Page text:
– The prevalence of allergic contact dermatitis is elevated among patients with atopic dermatitis – and it pays to know their major sources of risk, according to Jonathan I. Silverberg, MD, PhD.

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“What are atopic dermatitis patients allergic to? It’s all coming from their personal care products and the things being used to treat their atopic dermatitis,” Dr. Silverberg said at the Hawaii Dermatology Seminar provided by the Global Academy for Medical Education/Skin Disease Education Foundation.

Dr. Silverberg, of the department of dermatology at Northwestern University, Chicago, coauthored a systematic review and meta-analysis that examined the association between AD and contact sensitization. In their examination of 74 published studies, the investigators found that the likelihood of allergic contact dermatitis was 1.5-fold greater in adults and children with AD than in healthy individuals from the general population (J Am Acad Dermatol. 2017 Jul;77[1]:70-8).

This finding is at odds with an earlier widespread belief that AD patients should not be at increased risk because the immune profile of their primarily Th2-mediated disease would have a suppressant effect on Th1-mediated hypersensitivity.

“Recent data are calling into question old dogmas and reshaping the way we think about this. And this is not just an academic exercise, this is highly clinically relevant,” the dermatologist asserted.

The results of the meta-analysis prompted Dr. Silverberg and colleagues to conduct a retrospective study of more than 500 adults patch tested to an expanded allergen series at Northwestern’s patch test clinic with the purpose of identifying the common offending allergens in patients with AD. The key finding: The patients with AD were significantly more likely to have positive patch test reactions to ingredients in their repetitively used personal care products, topical corticosteroids, and topical antibiotics than the individuals without AD. The probable explanation for this results is that the skin barrier disruption inherent in AD allows for easier passage of weak allergens through the skin (J Am Acad Dermatol. 2018 Dec;79[6]:1028-33.e6).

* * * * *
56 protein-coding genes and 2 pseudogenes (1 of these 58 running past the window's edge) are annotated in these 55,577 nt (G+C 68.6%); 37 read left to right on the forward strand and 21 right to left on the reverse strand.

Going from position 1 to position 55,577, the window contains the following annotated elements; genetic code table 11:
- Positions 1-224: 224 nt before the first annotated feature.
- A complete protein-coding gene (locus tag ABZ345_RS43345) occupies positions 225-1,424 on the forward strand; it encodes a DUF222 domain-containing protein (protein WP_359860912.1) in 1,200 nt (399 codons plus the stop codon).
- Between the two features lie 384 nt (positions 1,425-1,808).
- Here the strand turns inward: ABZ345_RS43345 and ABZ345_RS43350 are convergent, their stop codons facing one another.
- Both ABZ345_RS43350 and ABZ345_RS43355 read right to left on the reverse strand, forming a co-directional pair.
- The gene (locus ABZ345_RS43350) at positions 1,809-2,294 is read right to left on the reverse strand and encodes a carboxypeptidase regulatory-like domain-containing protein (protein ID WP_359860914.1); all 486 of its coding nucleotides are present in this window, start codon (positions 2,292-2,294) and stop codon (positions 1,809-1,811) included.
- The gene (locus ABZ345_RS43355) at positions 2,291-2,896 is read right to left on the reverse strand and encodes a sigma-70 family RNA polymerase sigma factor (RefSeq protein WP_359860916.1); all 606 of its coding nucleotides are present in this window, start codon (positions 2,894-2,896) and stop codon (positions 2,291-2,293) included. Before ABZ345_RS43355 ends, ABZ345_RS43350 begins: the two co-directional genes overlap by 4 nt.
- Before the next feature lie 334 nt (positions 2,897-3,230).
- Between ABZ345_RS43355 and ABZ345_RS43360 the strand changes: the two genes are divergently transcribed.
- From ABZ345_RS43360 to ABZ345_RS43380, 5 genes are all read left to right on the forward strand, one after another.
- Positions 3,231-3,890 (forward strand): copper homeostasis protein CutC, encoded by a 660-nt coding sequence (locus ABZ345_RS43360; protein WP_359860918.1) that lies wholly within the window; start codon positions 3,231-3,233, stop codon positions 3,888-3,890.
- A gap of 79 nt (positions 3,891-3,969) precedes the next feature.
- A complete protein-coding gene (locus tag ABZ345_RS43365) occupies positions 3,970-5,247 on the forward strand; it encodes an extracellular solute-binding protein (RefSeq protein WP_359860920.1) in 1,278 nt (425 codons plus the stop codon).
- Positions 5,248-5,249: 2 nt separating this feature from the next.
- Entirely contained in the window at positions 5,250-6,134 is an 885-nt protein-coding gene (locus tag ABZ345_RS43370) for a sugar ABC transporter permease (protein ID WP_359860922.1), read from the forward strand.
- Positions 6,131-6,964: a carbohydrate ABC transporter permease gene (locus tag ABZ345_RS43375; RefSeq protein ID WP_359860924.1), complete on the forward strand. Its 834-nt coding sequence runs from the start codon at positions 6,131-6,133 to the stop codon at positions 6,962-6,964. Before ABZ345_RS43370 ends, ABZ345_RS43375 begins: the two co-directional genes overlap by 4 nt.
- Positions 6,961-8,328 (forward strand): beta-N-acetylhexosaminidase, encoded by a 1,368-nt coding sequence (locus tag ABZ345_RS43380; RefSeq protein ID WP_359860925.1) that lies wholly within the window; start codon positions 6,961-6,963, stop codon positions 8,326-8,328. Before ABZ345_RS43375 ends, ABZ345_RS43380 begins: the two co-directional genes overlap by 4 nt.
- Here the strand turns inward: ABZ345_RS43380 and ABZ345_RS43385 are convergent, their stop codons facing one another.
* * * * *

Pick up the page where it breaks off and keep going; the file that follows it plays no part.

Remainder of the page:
Dr. Jonathan I. Silverberg, Northwestern University, Chicago Bruce Jancin/MDedge News

Dr. Jonathan I. Silverberg

Lanolin was identified as a particularly common allergen in the AD group. “Lanolin is found in one of the most commonly used moisturizers we recommend to patients: Aquaphor. It’s also found in tons of lip balms and emollients. Pretty much every soft soap out there contains lanolin, and it’s in a variety of other personal care products,” Dr. Silverberg noted.

Other common offenders in the AD population included fragrance mix II, cinnamal, quaternium-15, budesonide, tixocortol, carba mix, neomycin, bacitracin, rubber mix, and chlorhexidine. Relevance was established in more than 90% of the positive reactions.

“You can patch test them directly to their personal care products and make that connection beautifully and see how they’re reacting to them,” he said.

When to patch test atopic dermatitis patients

Dr. Silverberg was a coauthor of multidisciplinary expert consensus guidelines on when to consider patch testing in AD (Dermatitis. 2016 Jul-Aug;27[4]:186-92). “We had to go consensus because we don’t have nearly enough studies to provide true evidence-based recommendations,” he explained.

Because allergic contact dermatitis is a potentially curable comorbid condition in AD patients, it’s important to recognize the scenarios in which patch testing should be considered. These include AD refractory to topical therapy; adolescent- or adult-onset atopic dermatitis; and in AD patients with an atypical or evolving lesional distribution, such as localized dermatitis on the eyelids, head and neck, or hands and feet. Patch testing is also warranted before initiating systemic therapy for AD.

“If you’re about to put a patient on a biologic or phototherapy and step them up to a whole new class of risk of adverse events, that’s an ideal time to think about reversible options,” Dr. Silverberg advised.

Another situation in which he considers patch testing advisable, although this one isn’t covered in the consensus guidelines, is in AD patients with prominent nummular eczema lesions. “Widespread nummular eczema lesions may be a sign of allergic contact dermatitis in atopic dermatitis patients. I’m not saying everyone with nummular lesions is going to have a positive patch test, but it’s definitely a situation you want to think about,” he said.

How to patch test atopic dermatitis patients

Most of the common topical allergens in AD patients are not included in the T.R.U.E. Test. An expanded allergen series, such as the American Contact Dermatitis Society core 80 series, is the better way to go.

Once the dermatologist determines that a patient’s positive patch test reaction is relevant, it’s important to recommend the use of personal care products that are “pretty clean,” Dr. Silverberg said.

“Clean in my opinion is not a matter of ‘It should be all organic and all natural,’ ” he emphasized. “I’m not anti- any of that, but clean means having the fewest ingredients possible and trying to steer clear of those really common allergens that patients are highly likely to have been exposed to and potentially sensitized to over the many years of their tenure of atopic dermatitis.”

Dr. Silverberg reported receiving research grants from Galderma and GlaxoSmithKline and serving as a consultant to more than a dozen pharmaceutical companies.

SDEF/Global Academy for Medical Education and this news organization are owned by the same parent company.